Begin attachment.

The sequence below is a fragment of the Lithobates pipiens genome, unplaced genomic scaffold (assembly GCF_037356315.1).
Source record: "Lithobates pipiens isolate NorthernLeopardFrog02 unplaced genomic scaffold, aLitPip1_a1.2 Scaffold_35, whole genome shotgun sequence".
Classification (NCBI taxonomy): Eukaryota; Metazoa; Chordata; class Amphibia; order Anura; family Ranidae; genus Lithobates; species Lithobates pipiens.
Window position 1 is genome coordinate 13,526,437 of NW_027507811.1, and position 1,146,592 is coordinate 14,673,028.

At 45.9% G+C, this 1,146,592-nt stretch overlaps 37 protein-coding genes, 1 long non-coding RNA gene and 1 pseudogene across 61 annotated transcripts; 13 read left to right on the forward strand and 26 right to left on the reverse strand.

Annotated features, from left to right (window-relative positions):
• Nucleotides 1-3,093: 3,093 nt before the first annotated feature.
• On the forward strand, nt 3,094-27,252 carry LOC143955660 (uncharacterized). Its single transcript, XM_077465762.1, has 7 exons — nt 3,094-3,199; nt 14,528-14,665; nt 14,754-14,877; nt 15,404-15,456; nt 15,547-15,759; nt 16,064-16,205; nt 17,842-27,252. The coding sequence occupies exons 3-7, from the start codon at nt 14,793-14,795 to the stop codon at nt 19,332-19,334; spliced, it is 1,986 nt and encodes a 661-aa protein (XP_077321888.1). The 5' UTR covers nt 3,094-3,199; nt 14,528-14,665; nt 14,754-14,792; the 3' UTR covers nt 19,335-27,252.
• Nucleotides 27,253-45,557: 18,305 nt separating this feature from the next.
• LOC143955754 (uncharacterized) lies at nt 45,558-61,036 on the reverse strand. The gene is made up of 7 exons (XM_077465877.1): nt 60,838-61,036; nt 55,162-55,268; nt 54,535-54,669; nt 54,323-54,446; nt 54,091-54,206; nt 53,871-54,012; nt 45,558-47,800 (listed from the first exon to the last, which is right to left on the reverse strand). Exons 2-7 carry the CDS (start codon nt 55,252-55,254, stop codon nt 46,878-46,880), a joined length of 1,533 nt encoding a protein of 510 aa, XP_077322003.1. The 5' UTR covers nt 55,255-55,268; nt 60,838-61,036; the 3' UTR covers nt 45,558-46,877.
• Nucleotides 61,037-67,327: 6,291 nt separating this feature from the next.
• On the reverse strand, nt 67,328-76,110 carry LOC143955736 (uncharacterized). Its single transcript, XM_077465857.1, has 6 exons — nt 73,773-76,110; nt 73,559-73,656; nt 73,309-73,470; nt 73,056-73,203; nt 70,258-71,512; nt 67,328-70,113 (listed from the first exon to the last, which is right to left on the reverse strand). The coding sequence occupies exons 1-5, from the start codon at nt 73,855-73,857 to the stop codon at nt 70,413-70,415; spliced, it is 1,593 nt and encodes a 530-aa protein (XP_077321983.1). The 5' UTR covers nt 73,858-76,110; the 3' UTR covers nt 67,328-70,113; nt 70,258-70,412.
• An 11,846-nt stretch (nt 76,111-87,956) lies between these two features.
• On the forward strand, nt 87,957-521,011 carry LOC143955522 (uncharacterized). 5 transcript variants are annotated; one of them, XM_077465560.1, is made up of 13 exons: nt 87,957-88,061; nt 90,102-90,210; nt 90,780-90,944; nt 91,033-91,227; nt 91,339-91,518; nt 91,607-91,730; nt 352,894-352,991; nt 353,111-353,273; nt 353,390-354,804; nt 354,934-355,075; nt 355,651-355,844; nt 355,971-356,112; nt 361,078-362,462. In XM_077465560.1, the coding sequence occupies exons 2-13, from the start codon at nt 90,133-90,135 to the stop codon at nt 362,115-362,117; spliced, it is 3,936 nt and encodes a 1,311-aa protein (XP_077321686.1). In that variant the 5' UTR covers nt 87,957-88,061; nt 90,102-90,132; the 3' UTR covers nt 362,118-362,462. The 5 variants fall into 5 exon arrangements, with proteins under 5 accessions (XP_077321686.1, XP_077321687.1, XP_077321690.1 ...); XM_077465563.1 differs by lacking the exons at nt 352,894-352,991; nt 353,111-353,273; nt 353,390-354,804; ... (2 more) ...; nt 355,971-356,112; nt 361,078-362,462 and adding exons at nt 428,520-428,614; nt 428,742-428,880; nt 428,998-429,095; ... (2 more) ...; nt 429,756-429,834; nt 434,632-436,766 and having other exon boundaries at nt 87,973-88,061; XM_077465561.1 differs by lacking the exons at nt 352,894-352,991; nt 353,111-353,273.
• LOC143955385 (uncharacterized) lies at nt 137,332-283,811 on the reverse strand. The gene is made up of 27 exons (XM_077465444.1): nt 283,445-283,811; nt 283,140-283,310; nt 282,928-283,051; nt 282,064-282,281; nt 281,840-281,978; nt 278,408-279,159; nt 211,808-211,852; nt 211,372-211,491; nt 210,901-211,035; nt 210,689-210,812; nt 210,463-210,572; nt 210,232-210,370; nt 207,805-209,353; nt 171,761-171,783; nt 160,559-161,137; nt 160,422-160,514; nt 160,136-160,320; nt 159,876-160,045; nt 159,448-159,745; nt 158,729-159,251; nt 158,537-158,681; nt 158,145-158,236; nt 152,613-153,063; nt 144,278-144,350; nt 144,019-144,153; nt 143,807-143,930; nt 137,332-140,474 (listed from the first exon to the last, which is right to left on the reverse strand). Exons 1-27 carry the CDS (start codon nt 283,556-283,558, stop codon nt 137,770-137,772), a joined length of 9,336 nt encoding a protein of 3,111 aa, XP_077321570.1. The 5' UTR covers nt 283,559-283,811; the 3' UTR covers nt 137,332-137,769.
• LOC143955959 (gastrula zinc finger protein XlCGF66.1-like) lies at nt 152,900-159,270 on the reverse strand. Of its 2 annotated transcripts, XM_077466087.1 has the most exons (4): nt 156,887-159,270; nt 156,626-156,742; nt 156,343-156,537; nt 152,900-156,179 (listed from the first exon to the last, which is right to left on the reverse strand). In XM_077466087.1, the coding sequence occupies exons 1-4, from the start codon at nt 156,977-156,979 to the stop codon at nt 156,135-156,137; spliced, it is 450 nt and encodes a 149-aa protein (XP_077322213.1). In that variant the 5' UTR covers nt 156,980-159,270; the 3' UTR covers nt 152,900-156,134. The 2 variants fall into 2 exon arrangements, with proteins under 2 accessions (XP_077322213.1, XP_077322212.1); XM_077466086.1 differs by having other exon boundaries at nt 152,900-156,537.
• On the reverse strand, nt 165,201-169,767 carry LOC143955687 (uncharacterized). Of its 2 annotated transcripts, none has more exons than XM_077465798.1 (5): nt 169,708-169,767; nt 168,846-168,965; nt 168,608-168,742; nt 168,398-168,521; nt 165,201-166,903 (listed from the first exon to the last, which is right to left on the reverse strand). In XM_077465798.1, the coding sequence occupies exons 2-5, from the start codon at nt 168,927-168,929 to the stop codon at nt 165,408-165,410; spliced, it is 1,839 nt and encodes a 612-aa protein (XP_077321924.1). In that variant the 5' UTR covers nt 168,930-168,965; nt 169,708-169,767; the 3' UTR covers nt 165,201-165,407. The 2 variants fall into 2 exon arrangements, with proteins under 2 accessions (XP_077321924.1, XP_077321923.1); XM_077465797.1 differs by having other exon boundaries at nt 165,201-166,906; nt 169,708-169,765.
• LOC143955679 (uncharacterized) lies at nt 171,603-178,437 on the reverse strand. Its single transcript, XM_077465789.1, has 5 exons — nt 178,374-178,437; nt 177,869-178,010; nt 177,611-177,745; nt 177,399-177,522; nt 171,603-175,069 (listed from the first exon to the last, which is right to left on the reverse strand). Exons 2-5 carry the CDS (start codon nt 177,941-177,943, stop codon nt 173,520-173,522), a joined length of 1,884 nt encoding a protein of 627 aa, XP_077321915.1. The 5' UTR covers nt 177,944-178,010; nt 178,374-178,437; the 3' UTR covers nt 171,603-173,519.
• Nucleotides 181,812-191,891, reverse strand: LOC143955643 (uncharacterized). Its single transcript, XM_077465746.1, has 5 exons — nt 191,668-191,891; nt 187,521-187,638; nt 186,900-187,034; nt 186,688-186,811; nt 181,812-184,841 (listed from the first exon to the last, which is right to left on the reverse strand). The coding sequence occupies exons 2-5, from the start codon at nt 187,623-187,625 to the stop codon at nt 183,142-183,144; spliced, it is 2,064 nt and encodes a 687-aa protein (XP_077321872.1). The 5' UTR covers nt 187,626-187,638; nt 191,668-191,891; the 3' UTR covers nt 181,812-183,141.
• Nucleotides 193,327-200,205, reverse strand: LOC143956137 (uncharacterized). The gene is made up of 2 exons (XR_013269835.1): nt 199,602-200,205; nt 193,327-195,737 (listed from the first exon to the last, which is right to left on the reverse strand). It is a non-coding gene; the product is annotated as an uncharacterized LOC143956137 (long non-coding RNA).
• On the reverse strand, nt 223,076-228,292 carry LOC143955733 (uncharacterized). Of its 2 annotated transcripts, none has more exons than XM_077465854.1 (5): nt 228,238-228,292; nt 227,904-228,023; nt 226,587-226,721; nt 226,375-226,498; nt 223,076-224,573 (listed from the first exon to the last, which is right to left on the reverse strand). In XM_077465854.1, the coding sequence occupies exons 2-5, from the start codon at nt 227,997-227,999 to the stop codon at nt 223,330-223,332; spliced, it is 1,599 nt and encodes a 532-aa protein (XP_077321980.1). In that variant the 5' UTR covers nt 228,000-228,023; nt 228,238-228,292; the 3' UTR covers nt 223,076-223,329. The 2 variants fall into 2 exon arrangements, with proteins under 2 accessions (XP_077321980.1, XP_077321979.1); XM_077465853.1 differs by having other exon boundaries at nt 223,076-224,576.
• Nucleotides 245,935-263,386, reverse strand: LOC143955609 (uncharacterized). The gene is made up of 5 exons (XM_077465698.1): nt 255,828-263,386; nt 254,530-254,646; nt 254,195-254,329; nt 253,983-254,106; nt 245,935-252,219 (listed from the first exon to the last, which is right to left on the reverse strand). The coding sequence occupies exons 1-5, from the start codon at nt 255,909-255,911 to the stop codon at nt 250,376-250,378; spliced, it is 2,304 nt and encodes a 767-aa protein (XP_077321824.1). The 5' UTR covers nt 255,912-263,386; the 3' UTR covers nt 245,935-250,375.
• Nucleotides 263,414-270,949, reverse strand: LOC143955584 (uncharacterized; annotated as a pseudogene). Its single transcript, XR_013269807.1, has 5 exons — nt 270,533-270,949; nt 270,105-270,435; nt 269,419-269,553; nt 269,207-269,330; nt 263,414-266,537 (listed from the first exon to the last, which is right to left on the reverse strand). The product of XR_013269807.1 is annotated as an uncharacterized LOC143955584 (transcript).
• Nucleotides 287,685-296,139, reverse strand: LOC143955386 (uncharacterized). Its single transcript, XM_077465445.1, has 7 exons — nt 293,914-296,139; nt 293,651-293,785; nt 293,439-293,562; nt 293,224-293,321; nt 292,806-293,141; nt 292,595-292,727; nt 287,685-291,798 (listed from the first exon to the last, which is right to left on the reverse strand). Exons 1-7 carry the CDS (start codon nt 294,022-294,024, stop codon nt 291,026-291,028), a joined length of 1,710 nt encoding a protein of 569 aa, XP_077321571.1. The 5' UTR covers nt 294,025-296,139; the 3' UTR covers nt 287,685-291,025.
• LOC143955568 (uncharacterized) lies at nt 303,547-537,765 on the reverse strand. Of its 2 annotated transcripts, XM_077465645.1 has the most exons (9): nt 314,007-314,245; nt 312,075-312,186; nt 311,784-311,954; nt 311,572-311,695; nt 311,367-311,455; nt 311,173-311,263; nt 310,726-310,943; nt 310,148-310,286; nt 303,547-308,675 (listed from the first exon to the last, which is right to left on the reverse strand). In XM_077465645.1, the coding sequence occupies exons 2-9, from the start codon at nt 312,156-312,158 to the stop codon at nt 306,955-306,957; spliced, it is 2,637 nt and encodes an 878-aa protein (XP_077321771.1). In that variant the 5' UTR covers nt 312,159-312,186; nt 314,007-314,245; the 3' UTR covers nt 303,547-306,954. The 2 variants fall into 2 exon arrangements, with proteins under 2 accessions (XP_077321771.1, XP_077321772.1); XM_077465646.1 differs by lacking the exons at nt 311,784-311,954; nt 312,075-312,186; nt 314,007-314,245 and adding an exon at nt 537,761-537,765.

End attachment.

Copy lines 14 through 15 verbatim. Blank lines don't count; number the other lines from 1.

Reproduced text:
• On the forward strand, nt 87,957-521,011 carry LOC143955522 (uncharacterized). 5 transcript variants are annotated; one of them, XM_077465560.1, is made up of 13 exons: nt 87,957-88,061; nt 90,102-90,210; nt 90,780-90,944; nt 91,033-91,227; nt 91,339-91,518; nt 91,607-91,730; nt 352,894-352,991; nt 353,111-353,273; nt 353,390-354,804; nt 354,934-355,075; nt 355,651-355,844; nt 355,971-356,112; nt 361,078-362,462. In XM_077465560.1, the coding sequence occupies exons 2-13, from the start codon at nt 90,133-90,135 to the stop codon at nt 362,115-362,117; spliced, it is 3,936 nt and encodes a 1,311-aa protein (XP_077321686.1). In that variant the 5' UTR covers nt 87,957-88,061; nt 90,102-90,132; the 3' UTR covers nt 362,118-362,462. The 5 variants fall into 5 exon arrangements, with proteins under 5 accessions (XP_077321686.1, XP_077321687.1, XP_077321690.1 ...); XM_077465563.1 differs by lacking the exons at nt 352,894-352,991; nt 353,111-353,273; nt 353,390-354,804; ... (2 more) ...; nt 355,971-356,112; nt 361,078-362,462 and adding exons at nt 428,520-428,614; nt 428,742-428,880; nt 428,998-429,095; ... (2 more) ...; nt 429,756-429,834; nt 434,632-436,766 and having other exon boundaries at nt 87,973-88,061; XM_077465561.1 differs by lacking the exons at nt 352,894-352,991; nt 353,111-353,273.
• LOC143955385 (uncharacterized) lies at nt 137,332-283,811 on the reverse strand. The gene is made up of 27 exons (XM_077465444.1): nt 283,445-283,811; nt 283,140-283,310; nt 282,928-283,051; nt 282,064-282,281; nt 281,840-281,978; nt 278,408-279,159; nt 211,808-211,852; nt 211,372-211,491; nt 210,901-211,035; nt 210,689-210,812; nt 210,463-210,572; nt 210,232-210,370; nt 207,805-209,353; nt 171,761-171,783; nt 160,559-161,137; nt 160,422-160,514; nt 160,136-160,320; nt 159,876-160,045; nt 159,448-159,745; nt 158,729-159,251; nt 158,537-158,681; nt 158,145-158,236; nt 152,613-153,063; nt 144,278-144,350; nt 144,019-144,153; nt 143,807-143,930; nt 137,332-140,474 (listed from the first exon to the last, which is right to left on the reverse strand). Exons 1-27 carry the CDS (start codon nt 283,556-283,558, stop codon nt 137,770-137,772), a joined length of 9,336 nt encoding a protein of 3,111 aa, XP_077321570.1. The 5' UTR covers nt 283,559-283,811; the 3' UTR covers nt 137,332-137,769.